We can continue with the way we’re doing things now – for perhaps a couple more generations. We can keep destroying the very systems that we’re part of, that nurture and nourish us, and eventually end in extinction. But that’s not the story I want to contribute to. at least out of survival instinct, I’d like to be part of creating a different story – one in which we play a positive role in the eco-system, rather than the villains we find ourselves to be now. I want to contribute to the story in which we survive and thrive, together with the rest of nature; in which our lives have a positive impact and are beneficial to all other life on Earth, too.
That requires fundamental transformation. Not just small adjustments to our current ways of working. Not just small improvements that sustain our current system. But complete system change. We need to change the way we think and move, the ways we relate to each other and organise ourselves. We need to reconsider our purpose, what drives us in life as individuals and as society. We can no longer to ‘business as usual’. And ‘doing less harm’ – which seems to be the most ambitious goal of our under-achieving politicians and green-washing corporations – is just not good enough.
If we take a closer look at the multiple systemic crises we are now facing, we notice that, fundamentally, we forgot or are ignoring that we are elements, intricately interconnected within a greater whole. On multiple levels, we are acting based on a narrative of separation. First of all, from ourselves. We are separating our minds from our bodies and our emotions. We exploit ourselves, not respecting and taking care of our limits and of our actual needs, thus seriously affecting our mental, physical and emotional well-being.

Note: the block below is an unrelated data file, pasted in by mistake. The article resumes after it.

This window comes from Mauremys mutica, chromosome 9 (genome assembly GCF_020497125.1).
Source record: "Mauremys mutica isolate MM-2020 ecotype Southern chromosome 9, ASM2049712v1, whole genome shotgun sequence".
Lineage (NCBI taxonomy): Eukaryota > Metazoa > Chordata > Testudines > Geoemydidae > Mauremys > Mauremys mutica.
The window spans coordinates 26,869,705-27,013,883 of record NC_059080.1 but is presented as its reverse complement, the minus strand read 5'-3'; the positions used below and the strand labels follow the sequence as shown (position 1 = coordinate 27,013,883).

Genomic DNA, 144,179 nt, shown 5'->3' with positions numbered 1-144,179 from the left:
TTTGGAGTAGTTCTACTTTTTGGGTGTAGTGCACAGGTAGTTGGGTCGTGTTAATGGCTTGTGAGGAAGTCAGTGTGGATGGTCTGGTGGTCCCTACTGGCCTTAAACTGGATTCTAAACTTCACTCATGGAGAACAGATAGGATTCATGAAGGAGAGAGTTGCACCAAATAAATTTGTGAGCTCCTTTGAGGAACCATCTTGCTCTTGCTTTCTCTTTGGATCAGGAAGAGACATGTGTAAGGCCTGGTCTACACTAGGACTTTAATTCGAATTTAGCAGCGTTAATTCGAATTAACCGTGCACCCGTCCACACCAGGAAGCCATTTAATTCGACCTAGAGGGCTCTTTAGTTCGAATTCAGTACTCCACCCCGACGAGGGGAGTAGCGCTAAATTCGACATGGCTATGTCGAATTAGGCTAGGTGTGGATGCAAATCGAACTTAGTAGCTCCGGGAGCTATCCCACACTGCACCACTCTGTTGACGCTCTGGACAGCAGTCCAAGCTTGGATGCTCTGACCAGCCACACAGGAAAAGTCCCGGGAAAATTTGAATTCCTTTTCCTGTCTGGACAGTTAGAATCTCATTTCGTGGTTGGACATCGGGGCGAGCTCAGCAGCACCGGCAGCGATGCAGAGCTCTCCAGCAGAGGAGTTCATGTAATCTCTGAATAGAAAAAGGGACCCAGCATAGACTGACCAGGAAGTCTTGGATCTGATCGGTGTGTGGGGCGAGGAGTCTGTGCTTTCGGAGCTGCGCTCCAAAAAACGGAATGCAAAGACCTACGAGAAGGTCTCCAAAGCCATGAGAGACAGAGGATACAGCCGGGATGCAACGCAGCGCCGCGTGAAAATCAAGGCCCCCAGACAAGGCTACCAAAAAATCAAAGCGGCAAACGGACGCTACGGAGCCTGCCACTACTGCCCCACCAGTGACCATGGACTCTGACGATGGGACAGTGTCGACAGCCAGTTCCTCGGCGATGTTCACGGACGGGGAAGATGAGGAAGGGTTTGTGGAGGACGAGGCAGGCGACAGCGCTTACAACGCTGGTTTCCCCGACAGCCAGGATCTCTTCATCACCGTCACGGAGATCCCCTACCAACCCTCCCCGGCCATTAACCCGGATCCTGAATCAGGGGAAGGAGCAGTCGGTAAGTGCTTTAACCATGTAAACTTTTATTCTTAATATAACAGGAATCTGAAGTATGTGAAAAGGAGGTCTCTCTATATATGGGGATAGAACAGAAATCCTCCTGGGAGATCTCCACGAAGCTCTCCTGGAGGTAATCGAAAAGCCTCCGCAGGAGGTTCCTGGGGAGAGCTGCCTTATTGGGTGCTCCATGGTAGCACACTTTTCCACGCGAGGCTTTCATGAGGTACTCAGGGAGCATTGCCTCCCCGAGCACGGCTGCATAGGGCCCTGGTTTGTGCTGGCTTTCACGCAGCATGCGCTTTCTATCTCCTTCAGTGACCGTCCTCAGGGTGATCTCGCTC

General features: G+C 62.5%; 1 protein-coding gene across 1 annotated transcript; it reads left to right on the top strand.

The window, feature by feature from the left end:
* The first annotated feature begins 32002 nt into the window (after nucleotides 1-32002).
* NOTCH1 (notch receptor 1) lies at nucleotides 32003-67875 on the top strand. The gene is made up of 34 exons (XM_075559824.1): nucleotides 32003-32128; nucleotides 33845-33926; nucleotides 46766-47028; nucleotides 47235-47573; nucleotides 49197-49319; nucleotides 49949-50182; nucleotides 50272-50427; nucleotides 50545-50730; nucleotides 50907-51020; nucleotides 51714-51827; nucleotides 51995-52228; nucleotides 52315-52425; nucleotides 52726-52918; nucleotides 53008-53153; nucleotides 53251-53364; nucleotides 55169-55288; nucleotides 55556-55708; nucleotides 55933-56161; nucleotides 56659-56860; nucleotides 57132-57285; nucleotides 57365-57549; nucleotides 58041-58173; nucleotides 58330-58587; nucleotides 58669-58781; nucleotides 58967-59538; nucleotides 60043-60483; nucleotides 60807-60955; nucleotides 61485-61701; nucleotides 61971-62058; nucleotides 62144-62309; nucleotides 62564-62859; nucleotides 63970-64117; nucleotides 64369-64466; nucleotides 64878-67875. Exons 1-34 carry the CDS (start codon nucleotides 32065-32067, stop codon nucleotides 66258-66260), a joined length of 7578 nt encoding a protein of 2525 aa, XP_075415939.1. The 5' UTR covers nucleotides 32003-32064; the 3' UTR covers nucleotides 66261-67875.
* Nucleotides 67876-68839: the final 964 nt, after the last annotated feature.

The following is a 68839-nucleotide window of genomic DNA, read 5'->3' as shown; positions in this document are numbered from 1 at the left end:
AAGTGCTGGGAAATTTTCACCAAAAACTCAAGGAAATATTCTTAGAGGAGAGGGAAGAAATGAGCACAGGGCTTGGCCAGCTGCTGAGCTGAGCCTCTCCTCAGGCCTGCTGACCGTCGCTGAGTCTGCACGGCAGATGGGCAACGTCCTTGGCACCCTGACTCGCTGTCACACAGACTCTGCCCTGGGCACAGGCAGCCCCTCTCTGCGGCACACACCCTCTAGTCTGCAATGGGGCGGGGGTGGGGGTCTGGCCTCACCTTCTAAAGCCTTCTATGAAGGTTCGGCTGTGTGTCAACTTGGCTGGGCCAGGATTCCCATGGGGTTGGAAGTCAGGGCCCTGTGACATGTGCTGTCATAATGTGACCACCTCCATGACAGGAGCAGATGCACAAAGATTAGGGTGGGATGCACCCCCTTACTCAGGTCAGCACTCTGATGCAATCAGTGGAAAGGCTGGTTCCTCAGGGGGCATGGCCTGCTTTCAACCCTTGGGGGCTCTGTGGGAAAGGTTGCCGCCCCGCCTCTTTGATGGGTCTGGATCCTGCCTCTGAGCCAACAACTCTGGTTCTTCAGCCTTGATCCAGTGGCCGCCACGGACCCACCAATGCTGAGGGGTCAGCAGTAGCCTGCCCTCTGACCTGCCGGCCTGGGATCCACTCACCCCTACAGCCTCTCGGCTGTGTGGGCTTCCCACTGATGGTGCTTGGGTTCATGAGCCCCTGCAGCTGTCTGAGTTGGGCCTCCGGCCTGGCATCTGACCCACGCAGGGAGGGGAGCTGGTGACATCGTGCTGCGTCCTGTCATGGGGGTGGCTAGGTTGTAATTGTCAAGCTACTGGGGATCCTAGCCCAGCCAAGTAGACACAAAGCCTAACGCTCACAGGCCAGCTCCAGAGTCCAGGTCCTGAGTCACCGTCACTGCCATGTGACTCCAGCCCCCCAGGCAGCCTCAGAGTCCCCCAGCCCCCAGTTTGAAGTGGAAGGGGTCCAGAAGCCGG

Second of all, we seem to think we are separate from each other. We let differences of race, class, age or gender distract us from our common humanity. We feel rivalry towards people who are like us, spite for those we perceive as above us, and we discriminate and exploit those we think we are above of. Eventually, we only feel more alone and more disconnected. Last but not least, we see ourselves as separate from or even above other species and the rest of non-human nature. We shamelessly exploit it far beyond its capacity. And need I remind you of the irreversible consequences that the destruction of our environment already has? The massive loss of biodiversity, the extreme weather events? Consequences that are already heavily affecting many other species, as well as frontline communities – people who do the least harm, but who happen to be at the bottom of our unjust societal hierarchy.
That is why we need systemic transformation. And hear me when I say that a better world is possible! We have contributed to the mess we’re in now and we can contribute to unfucking the system too. We can start by asking ourselves and imagining what a better world might look like, how it might feel like. A more connected, loving, resilient world that works for everyone and for the whole of nature, now and for generations to come. In Extinction Rebellion we call that Regenerative Cultures. That is what we rebel for – with our whole bodies out on the streets, with every word we speak, with every action we make.
We are building cultures of resilience and care, in which we acknowledge our complex and intimate interdependence to the whole of life, in which we participate actively and positively in society and in nature. We are building cultures in which we act from a fundament of care – for ourselves, for our minds and bodies, for each other, respecting each other’s humanity and differences, and for the whole of nature, protecting non-human beings just as well.